Sunday, February 7, 2016

The MacBook Pro Tweener

Khoi Vinh:

When I think about where I’m most productive with OS X, it’s always at my desk, where I have a huge monitor (on my iMac, at home) or even two Cinema Displays (at work). It’s so much more comfortable to be able to manipulate the operating system’s myriad windows when I have copious amounts of screen real estate, just as it’s so much more pleasant to have a full keyboard (with a number pad!) and the physical desk space for all of the many peripherals—printer, scanner, USB hub, etc.—that really complement the desktop OS experience.


To be clear, I don’t argue the fact that OS X is still the best platform for heavy duty work, and that it is likely to continue to be that for years if not decades. But it seems apparent to me that it’s at its most potent in its original form: on the desktop, where immensely powerful chips do best and battery life is not an issue. When I think about what I want to be using in the near term, I would much rather own a fast and fully stationary iMac and an iPad running a much more productivity-capable version of iOS, than just a MacBook.

Jason Snell:

In 2010 and 2011 we all got excited and thought the iPad would be an amazing and cool addition to our lives, but after a few years it turned out that we’re fine using our smartphones and our computers.


As a result, the iPad reached a huge percentage of its target audience in a very short period of time. And once that audience was exhausted, it rapidly shifted into an upgrade-and-replace product cycle. Imagine a world where the iPad didn’t sell 67 million units in the first couple of years, but found its audience more slowly. We might end up with an iPad market just as large as the one we have today, but with a sales chart that looks much healthier.

Kirk McElhearn:

He particularly looks at four points that may have contributed to its fall in sales, but none of them answer the problem entirely. I think the iPad solved a problem that many people didn’t know they had, but that most people simply don’t need or want one.

I completely agree with Vinh about the usefulness of a desktop Mac, and yet I don’t have one. Instead, I use a MacBook Pro that nearly all of the time has a keyboard, mouse, external display, and lots of drives and peripherals attached.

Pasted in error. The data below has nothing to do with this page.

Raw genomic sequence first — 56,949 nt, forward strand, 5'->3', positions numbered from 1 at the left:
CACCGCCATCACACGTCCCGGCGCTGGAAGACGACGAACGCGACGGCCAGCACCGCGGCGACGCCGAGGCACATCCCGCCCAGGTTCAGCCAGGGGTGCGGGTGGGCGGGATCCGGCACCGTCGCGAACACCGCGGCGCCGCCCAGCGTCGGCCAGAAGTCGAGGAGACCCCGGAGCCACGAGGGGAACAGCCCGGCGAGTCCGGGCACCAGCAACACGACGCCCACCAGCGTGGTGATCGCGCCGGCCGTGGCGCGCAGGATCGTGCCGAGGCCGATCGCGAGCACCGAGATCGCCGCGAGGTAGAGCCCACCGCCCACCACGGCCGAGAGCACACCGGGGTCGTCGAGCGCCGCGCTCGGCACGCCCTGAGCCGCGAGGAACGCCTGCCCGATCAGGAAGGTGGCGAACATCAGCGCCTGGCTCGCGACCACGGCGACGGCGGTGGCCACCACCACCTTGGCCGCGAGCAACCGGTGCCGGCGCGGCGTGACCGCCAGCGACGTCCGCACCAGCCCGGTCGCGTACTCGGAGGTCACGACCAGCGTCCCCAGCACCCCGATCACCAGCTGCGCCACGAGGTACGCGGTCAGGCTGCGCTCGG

The reason is that, although I’m rarely out of the office, when I am the iPad doesn’t let me get my work done. Having both a desktop Mac and a MacBook Pro would seem to make sense, since an iMac or Mac Pro would be much better when I’m at my desk. But I’ve tried that before, and it’s too much of a pain to administer two Macs and keep them in sync. Hence the compromise of a MacBook Pro that’s underpowered both at the office and on the go.

My ideal Mac would be less of a mobile device than a portable or luggable one. Even when traveling I’m more likely to use it on a desk or table than on my lap. And it will almost always be plugged in. So instead of thinness and battery life, give me a huge screen, a faster processor, and lots of internal storage. The 17-inch “aircraft carrier” PowerBook G4 was great but didn’t go far enough. I would love to have two spinning hard disks in addition to the SSD. Who wants to travel with bus-powered drives and cables, and run out of USB ports? And if my primary drives were all internal, I wouldn’t have to unmount and unplug them when packing up the Mac—just close the lid and they go to sleep. A larger screen would also make it a better second display in my office.

In other words, if there’s a MacBook that tries to be as close as possible to an iPad, there should be one that’s as close as possible to a desktop Mac. Although Apple no longer has any desktop Macs with lots of internal storage options, either…

Update (2016-02-08): Jean-Louis Gassée:

Despite these improvements, the iPad Pro is (still) not a laptop replacement. Actually, for my uses, it’s the other way around. The new, light Retina MacBook (935 grams, 2.06 pounds) I bought when it came out last March has taken screen and lap time from my iPad.

5 Comments RSS · Twitter

@Michael: if you're sure to have a compatible external display, a keyboard and a mouse, the Mac Pro (Late 2013) is not such a bad transportable.

Its original box is very convenient to carry it and this Mac can be plugged very quickly to a dinosaurish Thunderbolt display.

@someone True, but it doesn’t have any storage bays, and the places I travel to just have empty desks/tables.

Totally agree. Have an iPad 1. Used it so little, I never "upgraded". Now it's obsolete in a way that doesn't happen on the Mac: apps can't be installed on it, not even older revisions of apps, thanks to the proprietary app store.

[…] is not even on my list. I want more storage and RAM, better performance, more ports, a larger screen, and cellular. I fear that Apple is going to trade some or all of those for thinness, while also […]

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